‘Mindset Change is the Key to Clean Campaign’

5th Nov, 2017 2017

Thane: Whether it is the outcome of Prime Minister Narendra Modi's three-year-old nationwide Swachha Bharat Abhiyan or a delayed impact of the Sant Gadgebaba Swachhata Abhiyan started by former deputy chief minister and Late RR Patil in 1999, the movement of keeping their areas waste-free has touched every rural and urban nook and corner of the country over the past few years.

Key to Clean Campaign
Image source: hindustantimes.com

Citizens, armed with brooms, gloves and masks, have been seen carrying out clean-up drives and workshops in their societies, educational institutions and across public spaces. Waste segregation and the importance of dust bins and toilets has become the key topic in many group discussions and debates these days.

While all these changes have taken us all a step closer to a cleaner and waste free India, environmental experts and activists point out that it is high time the Swachh Bharat movement turns into a holistic movement that encompasses not only the cleanliness of the visible solid waste, but also the cleanliness of other forms of pollution including air pollution, water pollution and even noise pollution.

"The first step in transforming our country into a Swachh Bharat is changing the mindset of the people and making them feel a sense of responsibility and pride about the cleanliness of their city. Even though this Swachh Bharat Abhiyan has been limited to solid waste management, it has created awareness about the importance of a clean environment throughout the nation, and motivate people to talk about the issue as well as get out of their homes and form groups to clean up their vicinities," said V Walawalkar, vice president of city based environmental NGO Paryavaran Dakshata Mandal.

Speaking about the need to broaden the scope of this movement, director of the national environmental engineering research institute (NEERI) Rakesh Kumar said, "While managing one's solid waste is essential, 30 to 40% of the cities' waste ends up in nallahs which empties itself into rivers and the sea, thus polluting it. The waste collected by the civic body is dumped at dumping yards and not discarded in a scientific way. In many places solid waste is burnt, which leads to an increase in pollution levels in the air as well as water bodies surrounding it."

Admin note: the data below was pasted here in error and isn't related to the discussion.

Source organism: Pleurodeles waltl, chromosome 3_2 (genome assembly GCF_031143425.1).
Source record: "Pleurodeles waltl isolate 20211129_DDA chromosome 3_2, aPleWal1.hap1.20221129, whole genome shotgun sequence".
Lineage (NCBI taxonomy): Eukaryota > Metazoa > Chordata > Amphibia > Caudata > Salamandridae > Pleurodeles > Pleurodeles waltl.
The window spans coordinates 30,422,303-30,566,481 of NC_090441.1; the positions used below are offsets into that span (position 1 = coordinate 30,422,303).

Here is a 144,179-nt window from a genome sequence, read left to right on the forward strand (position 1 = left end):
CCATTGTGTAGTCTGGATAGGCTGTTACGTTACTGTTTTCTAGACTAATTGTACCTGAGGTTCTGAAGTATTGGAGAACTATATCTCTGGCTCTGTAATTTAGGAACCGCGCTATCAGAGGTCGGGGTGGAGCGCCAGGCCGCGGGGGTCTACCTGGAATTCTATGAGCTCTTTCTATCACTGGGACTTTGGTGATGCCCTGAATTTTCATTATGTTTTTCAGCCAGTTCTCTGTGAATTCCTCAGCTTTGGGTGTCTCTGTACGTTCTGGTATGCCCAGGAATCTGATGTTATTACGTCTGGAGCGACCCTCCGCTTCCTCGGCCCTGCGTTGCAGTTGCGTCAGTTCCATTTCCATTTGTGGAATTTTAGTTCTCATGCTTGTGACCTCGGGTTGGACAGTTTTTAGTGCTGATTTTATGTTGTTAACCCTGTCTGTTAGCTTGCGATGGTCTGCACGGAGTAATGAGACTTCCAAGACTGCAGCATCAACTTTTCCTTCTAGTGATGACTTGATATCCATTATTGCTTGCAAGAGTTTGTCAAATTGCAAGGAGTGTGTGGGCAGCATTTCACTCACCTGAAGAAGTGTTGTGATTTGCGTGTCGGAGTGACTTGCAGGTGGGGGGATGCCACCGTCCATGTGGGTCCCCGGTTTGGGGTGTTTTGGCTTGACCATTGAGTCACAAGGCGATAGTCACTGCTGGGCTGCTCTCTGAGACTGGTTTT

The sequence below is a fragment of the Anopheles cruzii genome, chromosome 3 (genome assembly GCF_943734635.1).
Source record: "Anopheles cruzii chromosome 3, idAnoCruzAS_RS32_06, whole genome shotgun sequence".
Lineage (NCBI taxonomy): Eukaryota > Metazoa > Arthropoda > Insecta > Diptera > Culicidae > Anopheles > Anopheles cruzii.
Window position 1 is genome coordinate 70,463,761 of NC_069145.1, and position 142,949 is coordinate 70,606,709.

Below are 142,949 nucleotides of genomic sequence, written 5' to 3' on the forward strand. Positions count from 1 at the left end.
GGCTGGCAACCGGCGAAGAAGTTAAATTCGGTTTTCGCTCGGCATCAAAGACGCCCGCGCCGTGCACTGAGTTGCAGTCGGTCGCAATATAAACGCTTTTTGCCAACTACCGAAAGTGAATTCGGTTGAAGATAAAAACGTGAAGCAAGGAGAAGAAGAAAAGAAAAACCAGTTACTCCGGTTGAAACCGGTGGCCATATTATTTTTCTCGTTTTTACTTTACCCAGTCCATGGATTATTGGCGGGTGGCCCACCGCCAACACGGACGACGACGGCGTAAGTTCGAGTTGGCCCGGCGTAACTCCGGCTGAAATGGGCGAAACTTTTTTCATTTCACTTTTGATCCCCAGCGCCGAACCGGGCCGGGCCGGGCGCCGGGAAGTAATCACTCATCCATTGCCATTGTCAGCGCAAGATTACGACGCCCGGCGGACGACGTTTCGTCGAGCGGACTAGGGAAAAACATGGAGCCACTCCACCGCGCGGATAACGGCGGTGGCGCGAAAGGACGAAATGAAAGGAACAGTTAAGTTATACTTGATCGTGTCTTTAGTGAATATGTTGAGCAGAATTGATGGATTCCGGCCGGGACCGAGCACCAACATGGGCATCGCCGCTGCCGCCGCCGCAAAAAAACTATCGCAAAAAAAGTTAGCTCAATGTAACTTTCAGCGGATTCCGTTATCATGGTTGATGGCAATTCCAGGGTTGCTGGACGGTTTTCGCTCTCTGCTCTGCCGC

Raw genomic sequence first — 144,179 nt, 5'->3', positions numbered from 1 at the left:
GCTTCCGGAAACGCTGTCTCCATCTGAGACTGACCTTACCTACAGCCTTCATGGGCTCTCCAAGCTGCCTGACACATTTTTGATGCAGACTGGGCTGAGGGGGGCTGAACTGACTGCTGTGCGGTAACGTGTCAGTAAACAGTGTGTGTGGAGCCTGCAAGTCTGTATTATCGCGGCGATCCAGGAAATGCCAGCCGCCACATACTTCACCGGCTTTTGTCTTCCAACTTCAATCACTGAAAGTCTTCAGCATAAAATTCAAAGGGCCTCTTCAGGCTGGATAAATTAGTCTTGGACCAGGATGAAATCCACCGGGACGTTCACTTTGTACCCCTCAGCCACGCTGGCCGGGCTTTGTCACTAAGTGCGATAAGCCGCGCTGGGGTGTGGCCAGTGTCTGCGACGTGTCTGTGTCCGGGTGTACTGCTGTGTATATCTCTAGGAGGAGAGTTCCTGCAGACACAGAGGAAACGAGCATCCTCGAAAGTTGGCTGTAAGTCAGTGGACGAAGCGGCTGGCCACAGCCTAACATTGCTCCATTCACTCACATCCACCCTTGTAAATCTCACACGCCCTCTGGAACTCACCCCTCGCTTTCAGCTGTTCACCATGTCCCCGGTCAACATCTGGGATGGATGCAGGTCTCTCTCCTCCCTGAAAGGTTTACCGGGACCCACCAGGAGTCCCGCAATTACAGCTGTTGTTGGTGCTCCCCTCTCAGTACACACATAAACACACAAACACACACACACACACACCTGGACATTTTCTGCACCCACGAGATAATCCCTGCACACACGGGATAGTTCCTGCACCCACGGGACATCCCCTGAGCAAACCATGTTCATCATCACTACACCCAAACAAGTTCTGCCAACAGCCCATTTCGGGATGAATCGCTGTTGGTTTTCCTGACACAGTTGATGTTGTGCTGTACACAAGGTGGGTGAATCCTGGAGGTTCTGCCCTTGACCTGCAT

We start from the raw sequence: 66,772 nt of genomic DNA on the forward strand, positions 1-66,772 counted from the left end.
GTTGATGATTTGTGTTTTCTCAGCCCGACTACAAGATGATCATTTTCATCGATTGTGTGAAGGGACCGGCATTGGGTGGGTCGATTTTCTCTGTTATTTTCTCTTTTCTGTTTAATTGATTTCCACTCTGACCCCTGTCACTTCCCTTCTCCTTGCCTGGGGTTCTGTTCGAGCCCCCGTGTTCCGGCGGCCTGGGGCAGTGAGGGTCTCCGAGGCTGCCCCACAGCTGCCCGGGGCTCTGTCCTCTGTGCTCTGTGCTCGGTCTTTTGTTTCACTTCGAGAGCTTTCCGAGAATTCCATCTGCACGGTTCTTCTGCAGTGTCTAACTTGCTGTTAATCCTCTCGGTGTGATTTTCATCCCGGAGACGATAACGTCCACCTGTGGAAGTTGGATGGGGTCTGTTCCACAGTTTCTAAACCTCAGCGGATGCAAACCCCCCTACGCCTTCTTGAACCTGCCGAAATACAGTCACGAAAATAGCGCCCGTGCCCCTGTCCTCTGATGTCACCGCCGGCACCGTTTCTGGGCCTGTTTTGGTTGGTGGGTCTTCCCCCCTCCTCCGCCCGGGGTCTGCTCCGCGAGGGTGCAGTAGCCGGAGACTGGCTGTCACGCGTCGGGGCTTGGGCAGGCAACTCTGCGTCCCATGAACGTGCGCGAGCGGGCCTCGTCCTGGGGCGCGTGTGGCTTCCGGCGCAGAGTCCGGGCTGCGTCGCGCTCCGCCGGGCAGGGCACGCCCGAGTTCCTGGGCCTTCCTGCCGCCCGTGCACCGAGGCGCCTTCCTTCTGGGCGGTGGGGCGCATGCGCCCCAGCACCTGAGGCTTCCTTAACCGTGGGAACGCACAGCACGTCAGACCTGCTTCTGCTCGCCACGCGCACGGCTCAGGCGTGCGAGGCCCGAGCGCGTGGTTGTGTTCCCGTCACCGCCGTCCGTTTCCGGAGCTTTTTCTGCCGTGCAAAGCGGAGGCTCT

"It is very essential that the makers of this campaign ensure that they broaden it to a movement that looks at the overall cleanliness of the cities, right from the scientific management of solid waste to controlling the air and water pollution. On an individual levels, citizens should try to cut down the RSPM levels in their area by not throwing their seeped up dirt and waste outside their homes, avoiding private transportation and thus curbing their vehicular emission and also avoiding double parking and the resulting artificial congestion," Kumar added.

These experts and activists point out that if this Swachh Bharat movement become all-encompassing and proves successful, it will not only create a breed of socially and environmentally conscientious generation in future, but also eliminate the need of activists.

"If this one movement simultaneously works of mitigating all the environmentally degrading issues that affect public health, the generation X will surely pick it up and find solutions that will eliminate the need for any social activism," said Dr Mahesh Bedekar, a citizen activist.


Source : timesofindia.indiatimes.com